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Kerrick Jackson gets emotional talking impact on Memphis baseball

Jackson was formally introduced as the first Black head coach in Memphis Tigers baseball history.

MEMPHIS, Tenn. — Kerrick Jackson made his first appearance as head coach of the University of Memphis baseball program. It's a historic appearance as he becomes the first Black head coach in program history. 

What cannot be understated though is the impact he could have on the city, not just the program. 

As Jackson donned the Memphis Tigers uniform for the first time, the new skipper made his intentions clear.

"As a division one coach and as a division one program, the goal is Omaha. Period. Point blank," Jackson said.

Jackson already took one team to the NCAA tournament flipping Southern University from a 9 win team to a 32 win heavy hitter in the SWAC. On top of being the first Black head coach for Memphis, he's also now one of three Black head coaches at the DI level, not at an HBCU.

The moment it sunk in was an emotional one for Jackson.

"The fact that we're in 2022 and we're talking about firsts and I am that first, It means a lot. I plan to do everything in my power to make sure that we stop talking about firsts," he said through tears on the podium.

Jackson also comes to Memphis having been president of the MLB Draft League, a summer baseball league aimed at discovering undervalued talent. He plans to discover the talent that's here in the 901 and build a wall around it.

"Those kids that are quality players, they want to stay if they have a reason to stay and we're going to give them a reason to stay. We won't be dissuaded by 'this guy is Power 5 or SEC'. I'm not afraid to be told no," Jackson said.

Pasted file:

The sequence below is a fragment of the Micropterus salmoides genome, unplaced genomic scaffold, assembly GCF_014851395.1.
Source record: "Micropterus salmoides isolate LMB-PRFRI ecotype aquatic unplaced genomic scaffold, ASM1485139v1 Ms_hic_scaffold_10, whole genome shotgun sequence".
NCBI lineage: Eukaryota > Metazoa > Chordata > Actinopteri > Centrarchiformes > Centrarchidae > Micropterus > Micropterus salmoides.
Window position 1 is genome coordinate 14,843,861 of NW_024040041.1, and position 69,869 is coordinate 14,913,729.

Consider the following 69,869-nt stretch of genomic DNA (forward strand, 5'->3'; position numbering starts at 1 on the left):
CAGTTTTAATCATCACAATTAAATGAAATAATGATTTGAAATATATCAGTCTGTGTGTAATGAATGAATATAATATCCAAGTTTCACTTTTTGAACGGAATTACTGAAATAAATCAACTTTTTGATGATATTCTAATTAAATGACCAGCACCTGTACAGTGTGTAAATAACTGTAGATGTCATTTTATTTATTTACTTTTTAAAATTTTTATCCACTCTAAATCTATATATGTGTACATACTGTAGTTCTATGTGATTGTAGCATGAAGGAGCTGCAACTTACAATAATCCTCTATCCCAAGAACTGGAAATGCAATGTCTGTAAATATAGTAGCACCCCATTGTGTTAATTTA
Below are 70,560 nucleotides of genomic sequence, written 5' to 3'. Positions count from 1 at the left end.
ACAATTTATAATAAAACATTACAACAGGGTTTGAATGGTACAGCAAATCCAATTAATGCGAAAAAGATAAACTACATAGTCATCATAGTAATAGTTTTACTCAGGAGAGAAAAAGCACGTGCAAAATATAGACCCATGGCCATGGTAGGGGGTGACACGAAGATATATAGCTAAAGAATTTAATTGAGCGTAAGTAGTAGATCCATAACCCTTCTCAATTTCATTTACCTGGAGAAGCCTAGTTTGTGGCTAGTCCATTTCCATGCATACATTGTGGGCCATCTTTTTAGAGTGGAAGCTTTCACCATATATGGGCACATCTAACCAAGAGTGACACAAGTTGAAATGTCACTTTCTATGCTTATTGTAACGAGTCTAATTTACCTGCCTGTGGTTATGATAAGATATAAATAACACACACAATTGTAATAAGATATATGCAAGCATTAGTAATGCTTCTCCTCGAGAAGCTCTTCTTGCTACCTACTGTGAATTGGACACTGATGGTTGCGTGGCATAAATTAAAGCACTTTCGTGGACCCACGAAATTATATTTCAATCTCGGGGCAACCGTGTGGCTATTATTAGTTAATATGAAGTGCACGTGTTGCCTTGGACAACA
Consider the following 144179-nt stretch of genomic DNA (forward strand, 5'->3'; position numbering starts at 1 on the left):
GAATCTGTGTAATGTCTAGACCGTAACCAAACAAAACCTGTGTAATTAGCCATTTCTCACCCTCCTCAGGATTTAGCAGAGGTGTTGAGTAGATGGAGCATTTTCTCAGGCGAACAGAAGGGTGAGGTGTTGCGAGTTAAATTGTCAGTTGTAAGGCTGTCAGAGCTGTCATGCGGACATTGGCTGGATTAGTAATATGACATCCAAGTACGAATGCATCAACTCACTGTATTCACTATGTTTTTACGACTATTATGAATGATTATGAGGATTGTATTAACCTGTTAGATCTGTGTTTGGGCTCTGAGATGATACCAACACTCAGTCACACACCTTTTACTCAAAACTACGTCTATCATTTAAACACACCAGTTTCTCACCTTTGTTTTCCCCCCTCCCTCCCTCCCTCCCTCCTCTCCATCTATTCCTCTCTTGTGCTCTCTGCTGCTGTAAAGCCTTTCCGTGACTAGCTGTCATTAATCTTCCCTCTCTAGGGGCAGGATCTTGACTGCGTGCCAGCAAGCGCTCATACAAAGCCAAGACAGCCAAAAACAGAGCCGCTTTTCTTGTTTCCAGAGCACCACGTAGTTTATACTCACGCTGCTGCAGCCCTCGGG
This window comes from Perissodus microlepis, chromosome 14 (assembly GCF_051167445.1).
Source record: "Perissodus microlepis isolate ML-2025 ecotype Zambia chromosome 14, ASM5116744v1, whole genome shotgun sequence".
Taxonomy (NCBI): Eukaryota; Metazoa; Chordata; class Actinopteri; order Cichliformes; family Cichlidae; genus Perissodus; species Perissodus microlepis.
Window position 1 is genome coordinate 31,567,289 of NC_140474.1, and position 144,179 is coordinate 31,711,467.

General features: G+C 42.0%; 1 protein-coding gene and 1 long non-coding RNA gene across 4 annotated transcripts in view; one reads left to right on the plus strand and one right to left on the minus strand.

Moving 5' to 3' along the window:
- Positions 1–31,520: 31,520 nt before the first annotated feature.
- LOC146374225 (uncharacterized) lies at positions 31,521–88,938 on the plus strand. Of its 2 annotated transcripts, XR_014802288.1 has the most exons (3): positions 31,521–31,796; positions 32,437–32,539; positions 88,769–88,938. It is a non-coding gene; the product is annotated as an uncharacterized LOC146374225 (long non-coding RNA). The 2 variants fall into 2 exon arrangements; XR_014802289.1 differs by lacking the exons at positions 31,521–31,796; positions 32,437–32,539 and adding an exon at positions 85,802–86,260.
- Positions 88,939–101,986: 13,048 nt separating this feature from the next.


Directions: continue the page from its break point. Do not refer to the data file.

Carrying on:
The new head coach already has a fan. 12-year old Justin Barham was in the crowd listening to Jackson with his mom, Shonterria.

"I felt like I wanted to ask him about the camps, so I could have more opportunities as an African-American boy so I can be on that stage one day," Barham said.

That's exactly what Jackson wants to hear.

"Not everybody in the community is gonna play baseball, but if we can attract them to what it is we're doing and now all of a sudden we create a whole new level of collegiate students," he said. "As they come to the games and been to camps and they enjoy the environment so that's ultimately what I want to be able to do."

Expect more followers to come. Memphis Little League president Kerry Cobb said what Jackson is preaching only reinforces what he teaches his own players.

"He can tell you, 'Well, look, I've been down that path before. I understand, just keep working hard and it will pay off.' It paid off today by you seeing the University of Memphis hiring the first African-American coach," Cobb said.

Jackson said he plans to make Memphis a Top 50 program in the country.

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